Background stands are handy for photographers. We need to separate our subjects from the environment. Having a portable option doesn’t have to tax your pocketbook.
Raya background support kit
I was sent a Raya BGS-S10 background kit to test out. When I saw it had a sub-$40 price point, my expectations were not very high. When I took the stand out of its carrying case I thought, “Oh boy, these are pretty lightweight.” Turns out that’s a bonus.
This kit is under five pounds, which makes it ideal for on-location shooting. I was pleasantly surprised by the stiffness of the metal. I’ve been dealing with sagging cross bars with my older stands for quite a while. After putting these together I found the bar sections to be straight and tight.
The maximum height is six feet, but you can always get a bit more height by setting the stands on a table if you need it. The stands pack up tight at just under three feet.
It goes out to a width of 9.8 feet, with a minimum of 4.9 feet.
This stand is ideal for 53-inch roll paper backgrounds. With two sections connected, a 53-inch paper roll with core is supported with no problem. Note that there’s a 6.5 pound weight limit at this length.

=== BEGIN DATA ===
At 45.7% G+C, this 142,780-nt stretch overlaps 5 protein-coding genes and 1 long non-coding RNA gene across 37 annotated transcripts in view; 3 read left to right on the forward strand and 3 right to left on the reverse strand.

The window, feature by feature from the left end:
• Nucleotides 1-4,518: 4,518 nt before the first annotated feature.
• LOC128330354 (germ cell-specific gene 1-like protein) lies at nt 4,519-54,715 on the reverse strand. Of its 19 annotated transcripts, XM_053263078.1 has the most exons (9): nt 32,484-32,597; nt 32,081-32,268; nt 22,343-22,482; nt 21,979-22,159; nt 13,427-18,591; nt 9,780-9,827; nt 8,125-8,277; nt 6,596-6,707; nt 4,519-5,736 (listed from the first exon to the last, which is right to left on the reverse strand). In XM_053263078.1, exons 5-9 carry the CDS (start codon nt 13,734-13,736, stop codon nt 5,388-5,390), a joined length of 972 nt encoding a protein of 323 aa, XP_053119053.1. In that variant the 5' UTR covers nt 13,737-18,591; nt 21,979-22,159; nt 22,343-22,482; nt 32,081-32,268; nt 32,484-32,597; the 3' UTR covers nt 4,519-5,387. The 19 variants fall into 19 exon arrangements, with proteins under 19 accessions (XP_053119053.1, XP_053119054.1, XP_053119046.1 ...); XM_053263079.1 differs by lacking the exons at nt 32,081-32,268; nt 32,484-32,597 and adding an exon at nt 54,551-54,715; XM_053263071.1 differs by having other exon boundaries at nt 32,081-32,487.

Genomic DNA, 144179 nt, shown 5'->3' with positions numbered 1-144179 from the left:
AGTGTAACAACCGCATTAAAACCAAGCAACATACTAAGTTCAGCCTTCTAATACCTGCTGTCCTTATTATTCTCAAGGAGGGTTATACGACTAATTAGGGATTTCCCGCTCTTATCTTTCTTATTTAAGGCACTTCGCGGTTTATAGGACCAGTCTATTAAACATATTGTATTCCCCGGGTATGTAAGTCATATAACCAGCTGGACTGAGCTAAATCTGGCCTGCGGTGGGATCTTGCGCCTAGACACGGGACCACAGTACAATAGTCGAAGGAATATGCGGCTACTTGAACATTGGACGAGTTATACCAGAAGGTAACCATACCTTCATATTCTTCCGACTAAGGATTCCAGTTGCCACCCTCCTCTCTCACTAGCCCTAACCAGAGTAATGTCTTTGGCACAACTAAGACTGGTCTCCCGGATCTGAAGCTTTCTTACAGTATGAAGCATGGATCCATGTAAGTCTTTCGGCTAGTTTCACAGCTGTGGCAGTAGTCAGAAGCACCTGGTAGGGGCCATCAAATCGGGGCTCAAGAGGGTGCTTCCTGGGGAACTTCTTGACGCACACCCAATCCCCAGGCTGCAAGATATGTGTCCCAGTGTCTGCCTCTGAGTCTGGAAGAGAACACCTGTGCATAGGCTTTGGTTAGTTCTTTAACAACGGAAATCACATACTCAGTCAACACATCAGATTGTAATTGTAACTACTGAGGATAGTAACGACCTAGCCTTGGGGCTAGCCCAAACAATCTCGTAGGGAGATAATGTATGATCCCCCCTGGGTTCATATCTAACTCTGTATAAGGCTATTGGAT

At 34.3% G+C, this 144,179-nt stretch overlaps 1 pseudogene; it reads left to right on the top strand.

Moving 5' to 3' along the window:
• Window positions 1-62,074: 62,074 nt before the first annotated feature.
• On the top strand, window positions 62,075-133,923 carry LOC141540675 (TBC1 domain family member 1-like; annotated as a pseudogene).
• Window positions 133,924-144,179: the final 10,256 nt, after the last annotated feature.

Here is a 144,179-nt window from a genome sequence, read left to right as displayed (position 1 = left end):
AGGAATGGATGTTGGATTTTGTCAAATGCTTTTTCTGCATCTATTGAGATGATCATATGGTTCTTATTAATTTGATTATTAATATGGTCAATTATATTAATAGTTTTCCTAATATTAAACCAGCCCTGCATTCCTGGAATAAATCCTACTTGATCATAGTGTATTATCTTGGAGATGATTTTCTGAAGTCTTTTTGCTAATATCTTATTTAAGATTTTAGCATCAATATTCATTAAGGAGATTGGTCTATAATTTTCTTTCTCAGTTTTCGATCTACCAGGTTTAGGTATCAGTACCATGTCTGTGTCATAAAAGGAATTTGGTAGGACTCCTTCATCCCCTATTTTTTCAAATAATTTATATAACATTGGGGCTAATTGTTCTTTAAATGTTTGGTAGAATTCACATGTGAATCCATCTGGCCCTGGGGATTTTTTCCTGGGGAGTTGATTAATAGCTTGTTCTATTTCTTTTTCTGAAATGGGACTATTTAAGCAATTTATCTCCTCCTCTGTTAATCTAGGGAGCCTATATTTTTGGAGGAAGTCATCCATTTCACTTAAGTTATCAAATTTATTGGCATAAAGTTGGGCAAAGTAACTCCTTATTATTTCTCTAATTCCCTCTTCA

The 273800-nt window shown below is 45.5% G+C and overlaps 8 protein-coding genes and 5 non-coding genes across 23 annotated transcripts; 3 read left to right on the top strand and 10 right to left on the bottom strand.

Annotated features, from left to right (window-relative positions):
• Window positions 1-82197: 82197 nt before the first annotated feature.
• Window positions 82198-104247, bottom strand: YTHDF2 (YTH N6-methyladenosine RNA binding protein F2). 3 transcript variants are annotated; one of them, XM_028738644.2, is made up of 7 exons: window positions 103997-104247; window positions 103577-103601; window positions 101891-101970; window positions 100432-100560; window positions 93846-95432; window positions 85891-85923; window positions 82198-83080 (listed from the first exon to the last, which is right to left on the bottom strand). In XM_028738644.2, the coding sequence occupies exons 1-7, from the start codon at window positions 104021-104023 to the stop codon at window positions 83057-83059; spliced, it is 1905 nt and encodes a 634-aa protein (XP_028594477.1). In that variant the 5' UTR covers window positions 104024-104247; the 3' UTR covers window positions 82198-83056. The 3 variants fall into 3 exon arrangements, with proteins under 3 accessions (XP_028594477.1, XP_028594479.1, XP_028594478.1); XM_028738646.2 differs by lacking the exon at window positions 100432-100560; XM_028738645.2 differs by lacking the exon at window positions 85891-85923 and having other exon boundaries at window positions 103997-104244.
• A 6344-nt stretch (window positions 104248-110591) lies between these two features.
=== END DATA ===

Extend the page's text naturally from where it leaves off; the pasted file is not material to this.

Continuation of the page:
This kit will NOT support a 107-inch paper roll. Note that when all four sections of pipe are in place, the weight limit is 4.4 pounds. This means you can’t hang a full roll of 53-inch paper when fully extended.
Hanging a muslin sheet can be accomplished by adding two more sections for just under a 10-foot span. You can hang a 10-foot wide by 12-foot long muslin sheet. 4.4 pounds is the limit when fully extended. Keep the weight limits in mind or you’ll be buying a new background stand.
If you are on a budget or don’t have a Sherpa, this stand kit works well for small setups in the studio and on-location work. The kit comes with a couple A clamps that have strong springs, but the clip surface is hard plastic which makes them a little slippery. The kit packs well in the carrying case so all your parts are in one place. Note again to not exceed the weight limits, and you’ll be good to go.
Yours in Creative Photography, Bob